At the very least, you should use a CAPTCHA on any type of form submission to keep spam bots from posting.
Install security-related plugins
If you’re using a CMS like WordPress that uses plugins and add-ons, you can often find good security related plugins that can help you keep your site even safer.
For example, plug-ins might allow you to enable two-factor authentication on logins, scan your website for vulnerabilities, or automatically log out users from inactive sessions.
Lock down directories
Directory browsing lets anyone browse the file structure of your website, which can sometimes reveal information about vulnerable files on your website, or could be used to glean information about your website’s directory structure.
Luckily, you can disable this in a directory’s .htaccess file. You can edit your .htaccess file via sFTP and add the following at the end of the file:
To prevent indexing.
Similarly, some directories can be further locked down by preventing code from being executed in them. You’ll need to know which directories don’t need code execution in them. For example, if you’re using WordPress, you can disable PHP execution in your /wp-includes/ and /wp-content/uploads/ directories.
You can do this by adding the following to the .htaccess files in those directories:
<Files *.php> Require all denied </Files>
Finally, you can secure file and folder permissions. This will be displayed differently depending on how you’re looking at your files and folders, but permissions boil down to some combination of: read, write, execute.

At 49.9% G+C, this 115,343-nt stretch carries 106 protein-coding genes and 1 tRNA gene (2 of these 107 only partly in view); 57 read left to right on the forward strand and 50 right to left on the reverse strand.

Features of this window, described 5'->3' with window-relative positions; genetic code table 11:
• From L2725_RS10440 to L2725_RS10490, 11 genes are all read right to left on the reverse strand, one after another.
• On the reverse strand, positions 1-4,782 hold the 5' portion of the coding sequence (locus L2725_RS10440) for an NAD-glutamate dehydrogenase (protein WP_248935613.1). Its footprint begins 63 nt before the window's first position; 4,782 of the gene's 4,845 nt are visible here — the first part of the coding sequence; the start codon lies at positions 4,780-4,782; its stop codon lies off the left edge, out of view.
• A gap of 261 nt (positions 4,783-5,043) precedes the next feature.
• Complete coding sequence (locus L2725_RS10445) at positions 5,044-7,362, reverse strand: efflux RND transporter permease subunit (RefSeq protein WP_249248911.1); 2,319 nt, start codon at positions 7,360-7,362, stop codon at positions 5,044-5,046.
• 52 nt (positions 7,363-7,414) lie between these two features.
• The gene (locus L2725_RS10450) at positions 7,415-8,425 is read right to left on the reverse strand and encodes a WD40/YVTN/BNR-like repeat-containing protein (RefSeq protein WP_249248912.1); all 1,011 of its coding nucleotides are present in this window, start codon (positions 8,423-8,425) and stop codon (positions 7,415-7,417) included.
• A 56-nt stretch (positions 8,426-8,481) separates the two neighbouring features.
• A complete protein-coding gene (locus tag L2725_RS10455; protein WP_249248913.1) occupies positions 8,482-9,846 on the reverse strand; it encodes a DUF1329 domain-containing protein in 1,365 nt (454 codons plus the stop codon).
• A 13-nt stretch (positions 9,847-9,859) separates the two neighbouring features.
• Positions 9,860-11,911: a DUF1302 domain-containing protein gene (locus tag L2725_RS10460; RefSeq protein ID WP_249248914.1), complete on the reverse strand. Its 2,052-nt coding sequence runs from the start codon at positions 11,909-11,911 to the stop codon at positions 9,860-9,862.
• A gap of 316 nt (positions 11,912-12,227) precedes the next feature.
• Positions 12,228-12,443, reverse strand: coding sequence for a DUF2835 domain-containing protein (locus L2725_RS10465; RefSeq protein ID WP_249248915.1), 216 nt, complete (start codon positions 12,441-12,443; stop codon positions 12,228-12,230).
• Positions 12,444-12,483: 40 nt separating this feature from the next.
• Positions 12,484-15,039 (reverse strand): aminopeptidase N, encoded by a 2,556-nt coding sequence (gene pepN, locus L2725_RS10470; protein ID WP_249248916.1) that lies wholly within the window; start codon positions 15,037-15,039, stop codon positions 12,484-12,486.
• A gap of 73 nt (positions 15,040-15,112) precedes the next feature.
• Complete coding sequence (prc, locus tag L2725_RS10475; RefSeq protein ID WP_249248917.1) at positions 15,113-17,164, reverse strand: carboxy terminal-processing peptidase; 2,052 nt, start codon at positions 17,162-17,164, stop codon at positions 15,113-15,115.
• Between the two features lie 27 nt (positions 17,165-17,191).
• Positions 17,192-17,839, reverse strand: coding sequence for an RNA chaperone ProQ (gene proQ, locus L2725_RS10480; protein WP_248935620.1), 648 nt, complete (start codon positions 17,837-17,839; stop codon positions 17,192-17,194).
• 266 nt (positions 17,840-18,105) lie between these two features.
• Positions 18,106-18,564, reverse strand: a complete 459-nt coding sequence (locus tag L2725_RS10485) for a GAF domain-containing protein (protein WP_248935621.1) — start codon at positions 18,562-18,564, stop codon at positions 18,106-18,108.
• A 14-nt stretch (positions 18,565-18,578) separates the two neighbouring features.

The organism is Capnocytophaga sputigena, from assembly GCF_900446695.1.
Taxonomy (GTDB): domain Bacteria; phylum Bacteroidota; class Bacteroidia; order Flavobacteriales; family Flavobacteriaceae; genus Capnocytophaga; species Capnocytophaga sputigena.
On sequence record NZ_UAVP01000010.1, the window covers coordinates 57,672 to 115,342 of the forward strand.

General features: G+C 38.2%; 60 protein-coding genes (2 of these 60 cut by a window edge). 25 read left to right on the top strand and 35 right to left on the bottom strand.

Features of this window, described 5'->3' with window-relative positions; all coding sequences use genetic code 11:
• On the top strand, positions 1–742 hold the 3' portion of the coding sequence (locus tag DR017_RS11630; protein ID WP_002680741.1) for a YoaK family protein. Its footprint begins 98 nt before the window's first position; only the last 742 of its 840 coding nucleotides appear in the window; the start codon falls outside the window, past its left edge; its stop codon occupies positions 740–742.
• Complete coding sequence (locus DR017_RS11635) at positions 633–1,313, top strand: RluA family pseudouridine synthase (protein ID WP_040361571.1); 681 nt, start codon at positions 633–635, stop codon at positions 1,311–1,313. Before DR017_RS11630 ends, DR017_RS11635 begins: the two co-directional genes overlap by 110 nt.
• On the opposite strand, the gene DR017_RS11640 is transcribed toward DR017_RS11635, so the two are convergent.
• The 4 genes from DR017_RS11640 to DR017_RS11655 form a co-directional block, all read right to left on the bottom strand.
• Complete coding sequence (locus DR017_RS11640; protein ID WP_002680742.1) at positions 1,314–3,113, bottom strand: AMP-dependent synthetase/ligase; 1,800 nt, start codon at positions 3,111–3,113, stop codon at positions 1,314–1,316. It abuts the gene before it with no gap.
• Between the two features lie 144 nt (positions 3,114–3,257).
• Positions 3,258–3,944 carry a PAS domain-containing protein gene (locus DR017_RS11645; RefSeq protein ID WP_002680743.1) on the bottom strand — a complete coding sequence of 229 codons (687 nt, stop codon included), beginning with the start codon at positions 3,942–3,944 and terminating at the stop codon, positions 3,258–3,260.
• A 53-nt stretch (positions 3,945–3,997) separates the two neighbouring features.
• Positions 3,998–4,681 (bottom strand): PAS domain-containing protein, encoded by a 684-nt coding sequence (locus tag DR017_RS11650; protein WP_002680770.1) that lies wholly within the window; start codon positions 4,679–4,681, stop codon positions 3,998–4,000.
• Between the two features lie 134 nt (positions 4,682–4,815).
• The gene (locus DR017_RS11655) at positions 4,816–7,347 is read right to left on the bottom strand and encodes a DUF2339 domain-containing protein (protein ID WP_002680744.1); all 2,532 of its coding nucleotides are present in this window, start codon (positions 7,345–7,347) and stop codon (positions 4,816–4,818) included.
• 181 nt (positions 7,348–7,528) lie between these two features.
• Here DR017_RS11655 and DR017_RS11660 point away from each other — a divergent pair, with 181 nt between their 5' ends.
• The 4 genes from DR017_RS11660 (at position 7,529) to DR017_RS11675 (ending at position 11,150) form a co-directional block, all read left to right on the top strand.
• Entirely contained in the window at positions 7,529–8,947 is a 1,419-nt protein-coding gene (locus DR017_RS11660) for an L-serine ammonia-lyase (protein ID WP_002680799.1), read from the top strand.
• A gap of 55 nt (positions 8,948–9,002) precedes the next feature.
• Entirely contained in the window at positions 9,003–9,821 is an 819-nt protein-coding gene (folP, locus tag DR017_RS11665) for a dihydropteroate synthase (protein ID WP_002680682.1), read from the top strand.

The simplest is to find where you can enter your permissions as a numeric value and use 644 for files and 755 for directories. 644 means the owner of the file has permissions to read and write to this file, and other users on the system only have read access. 755 means read and execute access for everyone plus write access for the owner.
Usually, a CMS will also have specific instructions for how you can “harden” your install, such as the one provided by WordPress. For advice that’s specific to the CMS you’re using, these are good resources to follow.
If something does happen to your website, whether it was malicious or accidental, having a recent backup is critical to getting back up and running.
Remember the 3-2-1 rule with backups: three backups, two mediums, one off-site. That means you should make three copies of backups, they should be stored in two different ways, and one of them should be kept off-site.
Use a secure hosting provider
Ultimately, you can take all of these precautions, but without a secure hosting provider, it will be all for naught.
In particular, your hosting provider should be one that continuously monitors their network, and that keeps server software up to date. When shopping around for hosting companies, these are the basics, but the security of your account with your hosting provider is critical as well.
For example, you should be sure to use a hosting provider that has multi-factor authentication to access your account with them.
A secure website is critical to building trust with your website’s visitors, and implementing the above advice can help you not only protect your website and your website’s visitors, but build trust with those who matter most to your website—the people who are viewing it.